However, unlike most other information systems, a biometric system is used to protect other systems and assets. Therefore the value of the biometric system is equal to the value of all the assets that it protects. In particular, the value of a security failure associated with the biometric system is defined as the sum of all the value associated with systems it protects. It is obvious that the level of attention to the security of a biometric system should be quite high.

It is important to understand the vulnerabilities present in biometric systems and the threats that endanger them, the typical attacks on biometric systems, steps to be taken to strengthen the security of a biometric system and the assets in the organization that such strengthening helps to protect.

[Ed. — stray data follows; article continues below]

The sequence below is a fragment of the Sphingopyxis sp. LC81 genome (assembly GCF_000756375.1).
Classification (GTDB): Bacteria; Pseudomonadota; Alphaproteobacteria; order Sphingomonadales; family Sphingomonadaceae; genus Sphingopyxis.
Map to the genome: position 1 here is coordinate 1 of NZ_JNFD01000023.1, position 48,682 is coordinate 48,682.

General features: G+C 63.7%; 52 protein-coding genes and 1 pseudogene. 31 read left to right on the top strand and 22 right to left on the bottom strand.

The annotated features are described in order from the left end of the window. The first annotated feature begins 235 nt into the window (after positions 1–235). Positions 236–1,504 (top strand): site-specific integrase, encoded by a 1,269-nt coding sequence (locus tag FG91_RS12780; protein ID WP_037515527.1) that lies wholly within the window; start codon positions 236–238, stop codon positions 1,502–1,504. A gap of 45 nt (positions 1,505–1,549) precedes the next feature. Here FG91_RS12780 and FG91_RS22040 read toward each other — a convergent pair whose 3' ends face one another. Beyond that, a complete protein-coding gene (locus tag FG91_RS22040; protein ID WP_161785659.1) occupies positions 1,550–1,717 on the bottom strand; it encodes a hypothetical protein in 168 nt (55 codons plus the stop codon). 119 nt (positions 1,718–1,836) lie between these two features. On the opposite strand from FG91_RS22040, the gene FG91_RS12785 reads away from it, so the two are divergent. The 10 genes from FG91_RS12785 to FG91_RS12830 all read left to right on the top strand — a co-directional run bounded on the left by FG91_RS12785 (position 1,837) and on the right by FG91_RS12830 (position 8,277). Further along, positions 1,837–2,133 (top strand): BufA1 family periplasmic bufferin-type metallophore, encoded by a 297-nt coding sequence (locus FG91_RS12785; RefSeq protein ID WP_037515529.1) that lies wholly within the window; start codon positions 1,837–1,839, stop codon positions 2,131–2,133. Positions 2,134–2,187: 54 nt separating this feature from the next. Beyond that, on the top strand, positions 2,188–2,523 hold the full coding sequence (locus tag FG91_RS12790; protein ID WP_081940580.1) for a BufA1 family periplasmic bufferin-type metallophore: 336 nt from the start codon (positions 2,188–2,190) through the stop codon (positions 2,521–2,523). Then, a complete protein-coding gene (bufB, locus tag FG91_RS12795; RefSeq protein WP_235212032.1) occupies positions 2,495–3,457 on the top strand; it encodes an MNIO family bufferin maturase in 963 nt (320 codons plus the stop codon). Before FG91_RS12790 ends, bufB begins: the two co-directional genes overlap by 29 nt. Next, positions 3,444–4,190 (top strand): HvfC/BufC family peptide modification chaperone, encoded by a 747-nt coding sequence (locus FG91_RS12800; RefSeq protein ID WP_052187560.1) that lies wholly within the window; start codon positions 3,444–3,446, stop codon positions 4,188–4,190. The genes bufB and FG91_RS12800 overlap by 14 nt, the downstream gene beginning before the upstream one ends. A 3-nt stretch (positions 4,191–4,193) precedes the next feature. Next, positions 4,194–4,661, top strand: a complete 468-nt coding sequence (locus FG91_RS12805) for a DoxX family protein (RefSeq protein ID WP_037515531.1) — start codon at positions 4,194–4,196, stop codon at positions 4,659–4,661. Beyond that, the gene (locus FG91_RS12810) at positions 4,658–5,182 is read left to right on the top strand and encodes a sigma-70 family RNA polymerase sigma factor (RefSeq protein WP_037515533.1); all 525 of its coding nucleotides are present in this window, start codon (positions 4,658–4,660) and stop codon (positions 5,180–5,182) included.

Like any other technology used to protect valuable business assets, biometrics security can be relentlessly attacked until its weaknesses can be found and exploited. The biometric systems may also contain valuable information that becomes the target of attackers. Thus, it is important to understand the threats to biometric systems and the vulnerabilities those threats target before we can hope to adequately protect our assets.